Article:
Renaming himself Akhenaten (also spelled Echnaton, Ikhnaton, Akhenaton, and Khuenaten), which meant Effective for the Aten, the pharaoh proclaimed Atenism the official religion of Egypt, and began to remake the Egyptian faith in his god’s name.
– The Rise of Atenism
To establish their religion as the dominant one of Egypt, Akhenaten and his wife Nefertiti soon abandoned their palace in Thebes and moved to their new palace being constructed at the new capital of Akhetaten, a city solely dedicated to the expression of the Aten.
Passing controversial regulations and decrees, soon it became increasingly difficult to publically worship any deity other than Aten. All temple construction other than that to Aten was banned, and Akhenaten soon began to have reliefs carved with himself and the sun disk, images which symbolically portrayed Akhenaten as the true mother and father of the kingdom.
Seizing power from the priests of Egypt, Akhenaten proclaimed himself as the living representation of the Aten, giving Nefertiti similar powers. While this may not seem remarkable on the surface, what was different was that Aten and Nefertiti were the only representatives of Aten, not the priests. Akhenaten proclaimed that if one wished to receive the life of the Aten, then that life must pass through Akhenaten and Nefertiti first. The Aten shined only upon the royal family, and it was up to them to distribute life to the kingdom as they saw fit.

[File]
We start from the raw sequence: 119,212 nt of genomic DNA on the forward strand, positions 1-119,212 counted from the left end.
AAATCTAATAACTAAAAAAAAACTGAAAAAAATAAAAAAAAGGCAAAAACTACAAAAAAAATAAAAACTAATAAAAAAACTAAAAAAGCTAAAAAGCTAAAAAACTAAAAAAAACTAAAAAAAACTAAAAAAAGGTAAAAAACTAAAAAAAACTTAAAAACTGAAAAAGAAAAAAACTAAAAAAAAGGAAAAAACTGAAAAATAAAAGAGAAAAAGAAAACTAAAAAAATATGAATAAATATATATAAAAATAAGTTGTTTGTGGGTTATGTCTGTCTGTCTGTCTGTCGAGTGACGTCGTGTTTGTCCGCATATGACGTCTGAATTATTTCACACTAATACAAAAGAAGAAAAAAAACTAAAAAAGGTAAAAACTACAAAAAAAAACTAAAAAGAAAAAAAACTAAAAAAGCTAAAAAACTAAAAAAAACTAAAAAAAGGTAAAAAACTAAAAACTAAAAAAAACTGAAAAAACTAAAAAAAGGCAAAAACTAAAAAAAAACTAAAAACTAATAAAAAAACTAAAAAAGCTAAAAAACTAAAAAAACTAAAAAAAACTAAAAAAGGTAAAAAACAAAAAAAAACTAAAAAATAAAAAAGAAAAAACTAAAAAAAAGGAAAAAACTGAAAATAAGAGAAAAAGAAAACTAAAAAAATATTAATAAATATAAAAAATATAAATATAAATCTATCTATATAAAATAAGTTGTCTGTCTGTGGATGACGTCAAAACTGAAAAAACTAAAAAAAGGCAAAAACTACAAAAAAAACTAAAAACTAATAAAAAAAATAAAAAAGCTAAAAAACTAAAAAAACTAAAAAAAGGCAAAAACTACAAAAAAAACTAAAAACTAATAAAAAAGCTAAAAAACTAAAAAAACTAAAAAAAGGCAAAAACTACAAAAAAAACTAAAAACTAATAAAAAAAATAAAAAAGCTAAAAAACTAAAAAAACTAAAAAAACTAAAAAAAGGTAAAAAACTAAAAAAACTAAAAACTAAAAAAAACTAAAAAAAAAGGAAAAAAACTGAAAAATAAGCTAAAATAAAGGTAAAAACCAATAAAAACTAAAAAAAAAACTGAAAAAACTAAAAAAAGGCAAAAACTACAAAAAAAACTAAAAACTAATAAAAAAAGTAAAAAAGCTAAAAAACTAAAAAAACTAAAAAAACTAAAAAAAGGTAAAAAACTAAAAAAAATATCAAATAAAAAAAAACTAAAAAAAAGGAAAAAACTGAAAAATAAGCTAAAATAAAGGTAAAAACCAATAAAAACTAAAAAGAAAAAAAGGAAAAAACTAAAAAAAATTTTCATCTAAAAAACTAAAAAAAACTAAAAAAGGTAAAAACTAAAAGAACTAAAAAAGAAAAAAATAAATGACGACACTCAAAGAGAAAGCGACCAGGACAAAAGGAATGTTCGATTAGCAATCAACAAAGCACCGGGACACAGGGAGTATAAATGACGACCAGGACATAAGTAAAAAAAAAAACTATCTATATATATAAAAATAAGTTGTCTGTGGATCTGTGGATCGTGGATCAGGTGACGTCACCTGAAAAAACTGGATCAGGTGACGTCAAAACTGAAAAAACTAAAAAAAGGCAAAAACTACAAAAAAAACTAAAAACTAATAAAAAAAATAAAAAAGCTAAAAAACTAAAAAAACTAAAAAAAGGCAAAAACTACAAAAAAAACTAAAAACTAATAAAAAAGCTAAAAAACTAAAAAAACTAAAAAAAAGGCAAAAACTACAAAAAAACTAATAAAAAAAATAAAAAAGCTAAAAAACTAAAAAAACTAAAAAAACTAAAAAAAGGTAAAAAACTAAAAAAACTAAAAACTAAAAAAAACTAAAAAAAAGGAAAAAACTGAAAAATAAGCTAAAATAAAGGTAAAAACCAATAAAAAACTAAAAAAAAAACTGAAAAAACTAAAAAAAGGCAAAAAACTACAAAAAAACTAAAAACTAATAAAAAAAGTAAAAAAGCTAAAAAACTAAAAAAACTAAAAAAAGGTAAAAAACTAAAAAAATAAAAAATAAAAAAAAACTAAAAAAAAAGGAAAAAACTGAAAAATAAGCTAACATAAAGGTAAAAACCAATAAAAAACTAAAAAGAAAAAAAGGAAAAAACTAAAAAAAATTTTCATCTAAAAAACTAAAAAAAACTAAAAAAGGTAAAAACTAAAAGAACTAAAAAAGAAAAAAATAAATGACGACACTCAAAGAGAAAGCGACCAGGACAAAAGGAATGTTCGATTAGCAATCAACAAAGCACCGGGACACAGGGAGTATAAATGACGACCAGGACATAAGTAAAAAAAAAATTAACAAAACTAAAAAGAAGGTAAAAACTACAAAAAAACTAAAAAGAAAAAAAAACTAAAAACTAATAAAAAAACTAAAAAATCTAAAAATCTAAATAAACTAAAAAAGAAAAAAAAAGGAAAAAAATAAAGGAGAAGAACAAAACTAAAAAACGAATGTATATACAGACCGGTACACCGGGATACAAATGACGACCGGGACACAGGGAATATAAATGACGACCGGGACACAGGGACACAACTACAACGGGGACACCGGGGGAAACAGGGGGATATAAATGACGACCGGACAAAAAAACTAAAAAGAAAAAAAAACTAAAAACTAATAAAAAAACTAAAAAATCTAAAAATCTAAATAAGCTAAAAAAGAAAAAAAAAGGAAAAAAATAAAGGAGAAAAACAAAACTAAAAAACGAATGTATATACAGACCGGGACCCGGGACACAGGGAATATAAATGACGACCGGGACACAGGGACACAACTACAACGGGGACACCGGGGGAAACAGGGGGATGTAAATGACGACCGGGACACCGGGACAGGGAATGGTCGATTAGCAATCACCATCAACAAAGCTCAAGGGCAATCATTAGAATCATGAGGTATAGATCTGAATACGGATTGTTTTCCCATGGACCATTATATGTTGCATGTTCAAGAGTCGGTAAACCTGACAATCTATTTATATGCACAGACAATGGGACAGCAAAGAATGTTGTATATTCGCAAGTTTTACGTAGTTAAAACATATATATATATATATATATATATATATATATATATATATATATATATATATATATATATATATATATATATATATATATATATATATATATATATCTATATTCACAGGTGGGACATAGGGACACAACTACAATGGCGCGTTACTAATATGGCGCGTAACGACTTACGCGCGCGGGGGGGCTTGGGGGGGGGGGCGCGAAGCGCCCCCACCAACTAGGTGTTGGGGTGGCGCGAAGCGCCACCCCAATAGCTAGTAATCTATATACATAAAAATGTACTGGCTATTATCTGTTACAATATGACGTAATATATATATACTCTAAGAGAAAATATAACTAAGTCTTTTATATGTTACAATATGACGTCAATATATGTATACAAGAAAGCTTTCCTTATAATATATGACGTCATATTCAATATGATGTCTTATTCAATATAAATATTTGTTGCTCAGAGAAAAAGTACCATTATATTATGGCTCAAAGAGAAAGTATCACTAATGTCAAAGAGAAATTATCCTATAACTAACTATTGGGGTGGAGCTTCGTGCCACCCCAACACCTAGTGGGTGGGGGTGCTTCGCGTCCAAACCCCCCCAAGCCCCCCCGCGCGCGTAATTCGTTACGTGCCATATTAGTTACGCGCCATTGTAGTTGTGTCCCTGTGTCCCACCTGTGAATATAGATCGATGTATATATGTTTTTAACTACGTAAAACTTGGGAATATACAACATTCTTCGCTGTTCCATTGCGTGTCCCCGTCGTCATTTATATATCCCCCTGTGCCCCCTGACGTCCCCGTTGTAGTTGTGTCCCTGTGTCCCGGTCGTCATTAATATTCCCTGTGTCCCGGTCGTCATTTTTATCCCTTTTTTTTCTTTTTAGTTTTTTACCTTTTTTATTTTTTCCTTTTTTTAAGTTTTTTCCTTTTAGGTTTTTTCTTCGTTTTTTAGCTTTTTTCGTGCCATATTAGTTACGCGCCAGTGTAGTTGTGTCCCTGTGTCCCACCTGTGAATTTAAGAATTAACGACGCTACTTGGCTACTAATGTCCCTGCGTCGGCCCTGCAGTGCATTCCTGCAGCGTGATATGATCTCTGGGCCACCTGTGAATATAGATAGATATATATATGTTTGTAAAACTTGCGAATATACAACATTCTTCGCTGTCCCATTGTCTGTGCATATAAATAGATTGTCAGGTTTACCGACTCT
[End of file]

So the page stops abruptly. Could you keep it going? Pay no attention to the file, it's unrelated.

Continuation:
– Aten as the sole god of Egypt
Akhenaten embarked upon a campaign of stripping the cult centers, shrines, and temples of Egypt of their money and power, destroying buildings and monuments throughout the kingdom while using their rubble to build temples to Aten. Not only were temples destroyed in the name of the new god, Aten, but Akhenaten embarked on a campaign of attempting to erase the names of all other gods.
Akhenaten even went so far as to erase the cartouches of his ancestors, even his own father, since they contained the name Amun. For the first time in Egyptian history, there was only one god that would be worshiped. In Akhenaten’s Egypt, there would be no god other than Aten.
Obsessed with building monuments and palaces to the sun god Aten, Akhenaten’s military was left weakened, ceding massive amounts of territory to the Hittites in the east and north. As the Egyptian people witnessed their temples, monuments, priests, beliefs, and civilization being stripped of their might, soon voices began to rise against the worship of Aten.